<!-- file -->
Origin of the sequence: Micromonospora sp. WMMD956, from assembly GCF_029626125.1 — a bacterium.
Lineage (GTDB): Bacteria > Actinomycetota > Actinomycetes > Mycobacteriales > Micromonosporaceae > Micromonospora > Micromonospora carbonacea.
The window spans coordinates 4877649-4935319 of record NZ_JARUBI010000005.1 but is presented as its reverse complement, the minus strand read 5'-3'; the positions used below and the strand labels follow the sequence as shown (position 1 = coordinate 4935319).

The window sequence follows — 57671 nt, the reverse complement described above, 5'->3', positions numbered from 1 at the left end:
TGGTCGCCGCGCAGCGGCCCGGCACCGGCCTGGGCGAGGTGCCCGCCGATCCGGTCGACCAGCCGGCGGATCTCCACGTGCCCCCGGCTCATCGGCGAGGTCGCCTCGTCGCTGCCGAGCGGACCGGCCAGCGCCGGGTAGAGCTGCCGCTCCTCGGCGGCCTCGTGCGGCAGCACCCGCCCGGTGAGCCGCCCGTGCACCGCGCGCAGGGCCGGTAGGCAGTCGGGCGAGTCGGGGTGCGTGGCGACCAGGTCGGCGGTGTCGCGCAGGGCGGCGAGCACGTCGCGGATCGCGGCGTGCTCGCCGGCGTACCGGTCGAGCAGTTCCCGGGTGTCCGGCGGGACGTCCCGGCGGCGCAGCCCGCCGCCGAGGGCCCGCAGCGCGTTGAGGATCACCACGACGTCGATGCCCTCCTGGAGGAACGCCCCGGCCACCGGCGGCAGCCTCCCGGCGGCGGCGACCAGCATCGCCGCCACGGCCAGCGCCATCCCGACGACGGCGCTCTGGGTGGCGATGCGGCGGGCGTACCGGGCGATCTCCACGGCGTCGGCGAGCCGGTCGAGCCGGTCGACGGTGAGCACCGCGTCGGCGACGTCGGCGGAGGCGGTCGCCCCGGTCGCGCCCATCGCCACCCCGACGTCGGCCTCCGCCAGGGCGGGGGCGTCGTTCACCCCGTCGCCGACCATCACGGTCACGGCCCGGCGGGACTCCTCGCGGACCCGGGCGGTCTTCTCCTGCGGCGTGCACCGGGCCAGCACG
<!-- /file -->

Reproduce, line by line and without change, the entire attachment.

Origin of the sequence: Micromonospora sp. WMMD956, from assembly GCF_029626125.1 — a bacterium.
Lineage (GTDB): Bacteria > Actinomycetota > Actinomycetes > Mycobacteriales > Micromonosporaceae > Micromonospora > Micromonospora carbonacea.
The window spans coordinates 4877649-4935319 of record NZ_JARUBI010000005.1 but is presented as its reverse complement, the minus strand read 5'-3'; the positions used below and the strand labels follow the sequence as shown (position 1 = coordinate 4935319).

The window sequence follows — 57671 nt, the reverse complement described above, 5'->3', positions numbered from 1 at the left end:
TGGTCGCCGCGCAGCGGCCCGGCACCGGCCTGGGCGAGGTGCCCGCCGATCCGGTCGACCAGCCGGCGGATCTCCACGTGCCCCCGGCTCATCGGCGAGGTCGCCTCGTCGCTGCCGAGCGGACCGGCCAGCGCCGGGTAGAGCTGCCGCTCCTCGGCGGCCTCGTGCGGCAGCACCCGCCCGGTGAGCCGCCCGTGCACCGCGCGCAGGGCCGGTAGGCAGTCGGGCGAGTCGGGGTGCGTGGCGACCAGGTCGGCGGTGTCGCGCAGGGCGGCGAGCACGTCGCGGATCGCGGCGTGCTCGCCGGCGTACCGGTCGAGCAGTTCCCGGGTGTCCGGCGGGACGTCCCGGCGGCGCAGCCCGCCGCCGAGGGCCCGCAGCGCGTTGAGGATCACCACGACGTCGATGCCCTCCTGGAGGAACGCCCCGGCCACCGGCGGCAGCCTCCCGGCGGCGGCGACCAGCATCGCCGCCACGGCCAGCGCCATCCCGACGACGGCGCTCTGGGTGGCGATGCGGCGGGCGTACCGGGCGATCTCCACGGCGTCGGCGAGCCGGTCGAGCCGGTCGACGGTGAGCACCGCGTCGGCGACGTCGGCGGAGGCGGTCGCCCCGGTCGCGCCCATCGCCACCCCGACGTCGGCCTCCGCCAGGGCGGGGGCGTCGTTCACCCCGTCGCCGACCATCACGGTCACGGCCCGGCGGGACTCCTCGCGGACCCGGGCGGTCTTCTCCTGCGGCGTGCACCGGGCCAGCACG